Gluten-reduced beer refers to beers made from “regular grains” (e.g., wheat, barley or rye – all which contain gluten), but which have had their gluten “broken down” by enzymes. This means there is still gluten in the beer, but the pieces are smaller and believed to be too small to be detected by your body as gluten .U.S. government restrictions prevent brewers from labelling these beers as “gluten-free” –however, they are legally allowed to label them as “gluten-reduced,” providing that they they pass the same tests that show they contain less than 20 ppm gluten.
Our favorite Gluten-Free and Gluten-Reduced beers
Without further ado, and in no particular order of preference (they’re all pretty great!), here is our list:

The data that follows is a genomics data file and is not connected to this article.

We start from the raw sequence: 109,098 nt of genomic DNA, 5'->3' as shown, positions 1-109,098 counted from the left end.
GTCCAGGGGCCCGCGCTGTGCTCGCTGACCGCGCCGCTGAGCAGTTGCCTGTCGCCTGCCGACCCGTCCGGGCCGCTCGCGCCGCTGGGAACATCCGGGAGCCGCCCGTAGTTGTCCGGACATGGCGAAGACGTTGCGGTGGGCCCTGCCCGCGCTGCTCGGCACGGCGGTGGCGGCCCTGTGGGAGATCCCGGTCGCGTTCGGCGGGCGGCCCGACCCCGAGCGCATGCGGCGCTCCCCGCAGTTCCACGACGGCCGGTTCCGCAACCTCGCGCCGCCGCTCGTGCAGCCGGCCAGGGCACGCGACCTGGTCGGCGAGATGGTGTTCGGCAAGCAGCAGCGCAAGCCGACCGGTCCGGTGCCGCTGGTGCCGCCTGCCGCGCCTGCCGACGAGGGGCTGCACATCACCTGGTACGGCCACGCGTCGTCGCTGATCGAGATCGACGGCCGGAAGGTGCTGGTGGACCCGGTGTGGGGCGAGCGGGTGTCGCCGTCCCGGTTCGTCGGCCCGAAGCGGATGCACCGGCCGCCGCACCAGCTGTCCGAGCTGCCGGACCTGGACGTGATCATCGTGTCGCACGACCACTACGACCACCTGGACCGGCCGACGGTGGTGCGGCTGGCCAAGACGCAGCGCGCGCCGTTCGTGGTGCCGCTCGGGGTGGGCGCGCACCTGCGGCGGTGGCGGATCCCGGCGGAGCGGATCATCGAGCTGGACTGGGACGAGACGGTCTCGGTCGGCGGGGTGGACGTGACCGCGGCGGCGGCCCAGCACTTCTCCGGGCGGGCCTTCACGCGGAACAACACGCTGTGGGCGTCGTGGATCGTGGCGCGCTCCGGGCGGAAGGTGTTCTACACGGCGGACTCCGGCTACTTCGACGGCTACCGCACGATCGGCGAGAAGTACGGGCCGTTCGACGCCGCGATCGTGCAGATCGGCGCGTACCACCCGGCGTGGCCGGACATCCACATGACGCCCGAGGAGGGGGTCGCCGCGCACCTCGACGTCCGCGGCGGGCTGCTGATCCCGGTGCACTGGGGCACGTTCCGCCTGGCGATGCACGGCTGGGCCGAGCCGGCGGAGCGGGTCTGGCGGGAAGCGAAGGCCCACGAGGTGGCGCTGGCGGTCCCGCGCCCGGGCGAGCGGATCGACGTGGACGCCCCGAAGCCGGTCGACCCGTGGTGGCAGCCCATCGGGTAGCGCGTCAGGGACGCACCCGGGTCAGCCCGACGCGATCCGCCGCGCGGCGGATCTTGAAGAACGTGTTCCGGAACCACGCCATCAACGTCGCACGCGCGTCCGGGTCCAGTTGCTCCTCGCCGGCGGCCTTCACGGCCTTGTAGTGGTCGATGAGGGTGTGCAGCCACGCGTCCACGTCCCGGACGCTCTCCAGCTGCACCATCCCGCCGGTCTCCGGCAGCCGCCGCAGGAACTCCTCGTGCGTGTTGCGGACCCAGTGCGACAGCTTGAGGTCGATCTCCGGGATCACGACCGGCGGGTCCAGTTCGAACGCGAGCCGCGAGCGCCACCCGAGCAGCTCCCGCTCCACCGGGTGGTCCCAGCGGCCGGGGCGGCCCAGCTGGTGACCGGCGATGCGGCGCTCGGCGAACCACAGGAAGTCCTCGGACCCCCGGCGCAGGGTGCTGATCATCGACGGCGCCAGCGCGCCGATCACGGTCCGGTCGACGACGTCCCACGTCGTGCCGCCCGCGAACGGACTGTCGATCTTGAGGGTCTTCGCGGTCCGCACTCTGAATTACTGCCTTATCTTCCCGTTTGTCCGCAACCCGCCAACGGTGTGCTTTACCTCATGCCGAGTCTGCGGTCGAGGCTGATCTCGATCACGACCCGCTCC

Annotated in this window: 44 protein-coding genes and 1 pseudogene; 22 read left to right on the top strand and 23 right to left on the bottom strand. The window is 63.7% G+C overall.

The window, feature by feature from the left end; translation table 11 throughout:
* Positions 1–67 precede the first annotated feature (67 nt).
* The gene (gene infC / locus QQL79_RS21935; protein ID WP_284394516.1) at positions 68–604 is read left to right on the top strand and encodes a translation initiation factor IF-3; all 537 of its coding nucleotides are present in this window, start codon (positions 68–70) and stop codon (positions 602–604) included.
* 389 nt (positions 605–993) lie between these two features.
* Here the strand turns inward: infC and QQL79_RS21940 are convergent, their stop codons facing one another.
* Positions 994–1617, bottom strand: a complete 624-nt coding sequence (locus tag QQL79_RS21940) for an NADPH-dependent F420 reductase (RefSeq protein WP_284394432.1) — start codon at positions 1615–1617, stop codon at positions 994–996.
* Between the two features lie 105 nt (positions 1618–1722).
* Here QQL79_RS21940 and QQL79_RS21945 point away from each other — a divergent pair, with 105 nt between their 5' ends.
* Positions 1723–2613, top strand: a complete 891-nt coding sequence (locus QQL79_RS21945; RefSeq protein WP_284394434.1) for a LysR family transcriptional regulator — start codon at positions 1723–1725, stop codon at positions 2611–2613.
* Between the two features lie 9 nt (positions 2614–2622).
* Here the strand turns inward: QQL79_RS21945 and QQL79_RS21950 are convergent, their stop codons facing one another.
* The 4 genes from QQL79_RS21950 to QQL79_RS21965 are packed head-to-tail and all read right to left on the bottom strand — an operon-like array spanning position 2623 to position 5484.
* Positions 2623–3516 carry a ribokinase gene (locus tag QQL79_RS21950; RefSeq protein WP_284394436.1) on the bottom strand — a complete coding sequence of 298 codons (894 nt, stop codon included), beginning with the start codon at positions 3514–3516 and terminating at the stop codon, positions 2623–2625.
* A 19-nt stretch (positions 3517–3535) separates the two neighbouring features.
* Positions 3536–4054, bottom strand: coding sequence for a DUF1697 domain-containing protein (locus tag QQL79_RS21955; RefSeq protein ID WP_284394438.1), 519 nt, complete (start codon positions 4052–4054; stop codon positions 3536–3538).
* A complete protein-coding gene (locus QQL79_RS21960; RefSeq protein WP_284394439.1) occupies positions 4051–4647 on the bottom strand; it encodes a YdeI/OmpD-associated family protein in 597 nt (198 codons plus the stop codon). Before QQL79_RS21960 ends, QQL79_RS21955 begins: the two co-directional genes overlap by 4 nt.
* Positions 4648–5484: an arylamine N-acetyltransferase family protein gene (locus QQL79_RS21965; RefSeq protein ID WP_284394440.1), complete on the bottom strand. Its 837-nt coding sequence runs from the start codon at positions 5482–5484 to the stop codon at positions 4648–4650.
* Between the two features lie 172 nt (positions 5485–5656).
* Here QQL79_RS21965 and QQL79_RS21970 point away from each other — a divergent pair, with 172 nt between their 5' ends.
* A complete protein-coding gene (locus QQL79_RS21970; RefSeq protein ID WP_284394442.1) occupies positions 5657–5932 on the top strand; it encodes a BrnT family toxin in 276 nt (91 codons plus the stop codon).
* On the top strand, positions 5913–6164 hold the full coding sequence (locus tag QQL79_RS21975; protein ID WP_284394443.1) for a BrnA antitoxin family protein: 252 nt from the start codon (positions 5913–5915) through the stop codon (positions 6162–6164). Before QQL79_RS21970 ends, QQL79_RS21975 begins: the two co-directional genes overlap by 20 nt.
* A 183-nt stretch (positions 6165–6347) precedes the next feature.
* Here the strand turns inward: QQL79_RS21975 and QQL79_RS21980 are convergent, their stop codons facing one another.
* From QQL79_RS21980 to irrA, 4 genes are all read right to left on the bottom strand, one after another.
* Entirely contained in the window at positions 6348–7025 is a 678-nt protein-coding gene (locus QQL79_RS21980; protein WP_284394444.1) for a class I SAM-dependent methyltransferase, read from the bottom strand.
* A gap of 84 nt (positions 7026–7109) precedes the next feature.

1. Celia Saison (Gluten-free)
Ipswich Ale Brewery
You may have heard of The Alchemist, a brewery based in Waterbury, Vermont. They are responsible for the legendary Heady Topper, considered one of the best American IPAs. Demand for it is huge, so at times it’s almost impossible to get your hands on one. What does that have to do with this beer? Well, it was The Alchemist’s founder, Jon Kimmich, that developed the recipe for Ipswich Ale’s Celia Saison – so in terms of craft beer pedigree, that’s pretty impressive. Note also its clever name: it actually uses Celia hops and simultaneously references those with Celiac Disease – their target customer. Celia Saison is a sorghum-based, Belgian-inspired summery beer with just a touch of orange on the palate.